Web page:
Have you ever had s’ more cookies? Well, this recipe includes pumpkin which is very popular this time of year. You can make up a double batch of these and freeze half to have at a later date. This just shows that S’ mores are not just for summertime.
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The History of the S’ More
Sitting around a campfire and eating sticky marshmallows and warm chocolate between two graham crackers may feel like olden time traditions.
Every part of the process, even the coat hanger we unbend to use as a roasting stick—is a product of the Industrial Revolution.
The ingredient that is oldest in the s’ more’s holy grail is of course the marshmallow itself. A sweet treat that gets its name from a plant, appropriately enough, the marshmallow.
Marshmallow, a plant native to Eurasia and Northern Africa. Thousands of years ago, the root sap was boiled, strained, and sweetened to cure sore throats or ate as a treat.
White and puffy modern marshmallows look much like their ancient ancestors. For hundreds of years, the creation of marshmallows took a very long time. Every marshmallow was manually poured and molded, and they were a treat that only the people of money could purchase.
By the mid-19th century, marshmallows were made by a machine cheaply and are in most penny candy selections. Today the marshmallow on your s’ more contains no marshmallow sap at all. It’s mainly corn syrup, cornstarch, and gelatin.
Another Ancient Food is Chocolate
Many Americans have been drinking or eating chocolate for over 3,000 years. People in Mexico in the 1500s noted that chocolate was to treat many sicknesses from dysentery and indigestion to fatigue and dyspepsia.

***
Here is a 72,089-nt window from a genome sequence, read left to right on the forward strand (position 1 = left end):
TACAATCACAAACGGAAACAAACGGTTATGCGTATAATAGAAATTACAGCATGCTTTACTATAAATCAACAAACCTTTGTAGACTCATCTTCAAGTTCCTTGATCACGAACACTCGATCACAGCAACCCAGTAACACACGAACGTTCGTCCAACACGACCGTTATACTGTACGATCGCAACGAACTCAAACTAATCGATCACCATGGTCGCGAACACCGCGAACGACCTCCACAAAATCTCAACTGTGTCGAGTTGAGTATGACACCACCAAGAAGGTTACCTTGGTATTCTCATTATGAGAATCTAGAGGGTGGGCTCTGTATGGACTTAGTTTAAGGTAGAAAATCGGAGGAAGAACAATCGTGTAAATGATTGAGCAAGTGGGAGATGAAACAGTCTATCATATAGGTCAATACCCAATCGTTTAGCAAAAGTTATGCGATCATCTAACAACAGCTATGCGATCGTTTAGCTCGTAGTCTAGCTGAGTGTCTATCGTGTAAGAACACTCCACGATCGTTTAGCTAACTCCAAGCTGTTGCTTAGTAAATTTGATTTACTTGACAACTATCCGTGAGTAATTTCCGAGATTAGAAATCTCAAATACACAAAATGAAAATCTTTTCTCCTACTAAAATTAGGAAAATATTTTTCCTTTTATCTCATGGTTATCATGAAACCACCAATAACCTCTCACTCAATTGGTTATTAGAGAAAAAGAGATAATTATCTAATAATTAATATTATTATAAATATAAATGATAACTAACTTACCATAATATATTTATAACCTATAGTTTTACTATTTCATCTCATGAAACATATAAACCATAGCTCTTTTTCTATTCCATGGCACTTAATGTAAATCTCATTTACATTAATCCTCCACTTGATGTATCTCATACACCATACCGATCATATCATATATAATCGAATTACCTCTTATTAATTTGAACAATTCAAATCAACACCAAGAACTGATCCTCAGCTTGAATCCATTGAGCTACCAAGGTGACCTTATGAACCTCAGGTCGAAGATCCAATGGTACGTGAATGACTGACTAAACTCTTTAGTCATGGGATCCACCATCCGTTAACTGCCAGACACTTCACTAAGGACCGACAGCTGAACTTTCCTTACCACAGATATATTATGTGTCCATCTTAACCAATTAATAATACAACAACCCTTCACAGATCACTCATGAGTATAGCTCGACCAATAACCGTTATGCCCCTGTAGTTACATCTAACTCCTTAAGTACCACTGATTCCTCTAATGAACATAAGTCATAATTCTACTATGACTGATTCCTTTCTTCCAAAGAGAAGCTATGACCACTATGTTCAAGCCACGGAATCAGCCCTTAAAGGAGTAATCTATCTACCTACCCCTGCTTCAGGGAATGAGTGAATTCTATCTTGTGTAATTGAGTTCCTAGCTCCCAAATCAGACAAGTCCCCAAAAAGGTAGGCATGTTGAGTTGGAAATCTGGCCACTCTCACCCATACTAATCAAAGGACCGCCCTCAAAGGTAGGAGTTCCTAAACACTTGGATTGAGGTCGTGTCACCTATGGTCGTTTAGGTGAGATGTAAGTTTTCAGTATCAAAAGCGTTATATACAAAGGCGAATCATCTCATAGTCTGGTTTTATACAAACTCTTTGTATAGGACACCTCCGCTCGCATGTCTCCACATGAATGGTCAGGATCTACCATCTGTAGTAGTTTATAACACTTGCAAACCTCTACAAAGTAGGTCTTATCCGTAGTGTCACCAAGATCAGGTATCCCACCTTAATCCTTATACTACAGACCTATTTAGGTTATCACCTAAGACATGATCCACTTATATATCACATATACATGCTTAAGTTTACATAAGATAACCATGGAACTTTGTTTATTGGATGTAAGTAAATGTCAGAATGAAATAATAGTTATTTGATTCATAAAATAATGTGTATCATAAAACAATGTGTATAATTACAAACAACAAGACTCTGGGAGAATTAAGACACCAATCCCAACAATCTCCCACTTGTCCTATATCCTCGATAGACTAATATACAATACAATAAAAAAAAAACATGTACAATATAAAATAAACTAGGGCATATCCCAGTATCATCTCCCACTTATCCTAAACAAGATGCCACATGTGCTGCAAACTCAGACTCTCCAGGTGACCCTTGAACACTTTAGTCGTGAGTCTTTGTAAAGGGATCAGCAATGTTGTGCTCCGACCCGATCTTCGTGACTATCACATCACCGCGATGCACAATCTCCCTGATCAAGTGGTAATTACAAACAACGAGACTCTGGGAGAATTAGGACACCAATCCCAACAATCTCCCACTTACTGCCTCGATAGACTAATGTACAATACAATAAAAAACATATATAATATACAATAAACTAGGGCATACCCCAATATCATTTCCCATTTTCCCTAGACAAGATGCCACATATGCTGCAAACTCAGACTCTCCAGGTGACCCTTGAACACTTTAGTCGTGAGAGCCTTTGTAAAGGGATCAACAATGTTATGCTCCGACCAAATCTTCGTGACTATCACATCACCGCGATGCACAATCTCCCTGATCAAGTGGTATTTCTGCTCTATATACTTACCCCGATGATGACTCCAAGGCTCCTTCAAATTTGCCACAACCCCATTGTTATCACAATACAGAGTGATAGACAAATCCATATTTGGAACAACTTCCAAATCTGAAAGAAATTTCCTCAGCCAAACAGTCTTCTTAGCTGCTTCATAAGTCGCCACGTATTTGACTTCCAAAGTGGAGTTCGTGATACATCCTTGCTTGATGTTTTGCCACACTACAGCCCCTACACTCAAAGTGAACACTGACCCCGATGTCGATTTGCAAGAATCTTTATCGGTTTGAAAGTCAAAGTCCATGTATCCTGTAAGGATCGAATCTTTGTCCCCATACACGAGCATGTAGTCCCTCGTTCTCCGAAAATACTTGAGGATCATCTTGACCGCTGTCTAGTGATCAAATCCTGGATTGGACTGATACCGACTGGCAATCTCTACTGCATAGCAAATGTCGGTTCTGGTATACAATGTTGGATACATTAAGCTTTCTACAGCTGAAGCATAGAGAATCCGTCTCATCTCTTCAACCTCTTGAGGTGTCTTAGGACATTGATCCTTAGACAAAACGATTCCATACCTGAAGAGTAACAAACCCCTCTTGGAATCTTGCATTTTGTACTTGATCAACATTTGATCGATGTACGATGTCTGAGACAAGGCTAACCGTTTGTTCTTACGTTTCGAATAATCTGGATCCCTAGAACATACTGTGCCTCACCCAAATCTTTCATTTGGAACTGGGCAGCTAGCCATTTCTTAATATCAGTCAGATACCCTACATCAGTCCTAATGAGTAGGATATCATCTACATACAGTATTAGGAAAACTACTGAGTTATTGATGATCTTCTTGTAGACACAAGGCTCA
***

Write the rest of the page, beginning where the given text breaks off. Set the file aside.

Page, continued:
During the Industrial Revolution that chocolate was cheap enough and tasty enough for any person to enjoy.
Peter’s company eventually merged with Henri Nestle’s two companies. Peter’s invention is the Nestle chocolate bar. It proved to be so much more popular than the darker bars on the market that other candy companies, from Hershey to Cadbury, brought out their own candy.
The Graham Cracker
The graham cracker originally used unsifted whole-wheat flour. Graham felt that separating the bran was against the wishes of God, who, according to Graham, must have had a reason for including bran.
Pumpkin S’ more Cookies
- Preheat oven to 350 degrees and line cookie sheet with parchment paper
- Using a large bowl, cream together the butter, brown sugar, and sugar until combined, smooth and fluffy
- Beat in the pumpkin puree and the vanilla
- In a large bowl, whisk together the flour, baking soda, baking powder, cinnamon, ground cloves, nutmeg, allspice, and salt until combined.
- Gradually beat into the wet ingredients.
- Gently fold in 2 C of the Hershey Smore mix.
- Using a small ice cream scooper, scoop some dough out onto the cookie sheet.
- Gently press dough into a slightly thick disk.
- Sprinkle a few more pieces of the s’ more mix onto the cookies on the cookie sheet.
- Bake in the oven for 10 – 15 minutes or until lightly golden brown.
- Allow cooling completely before enjoying it!
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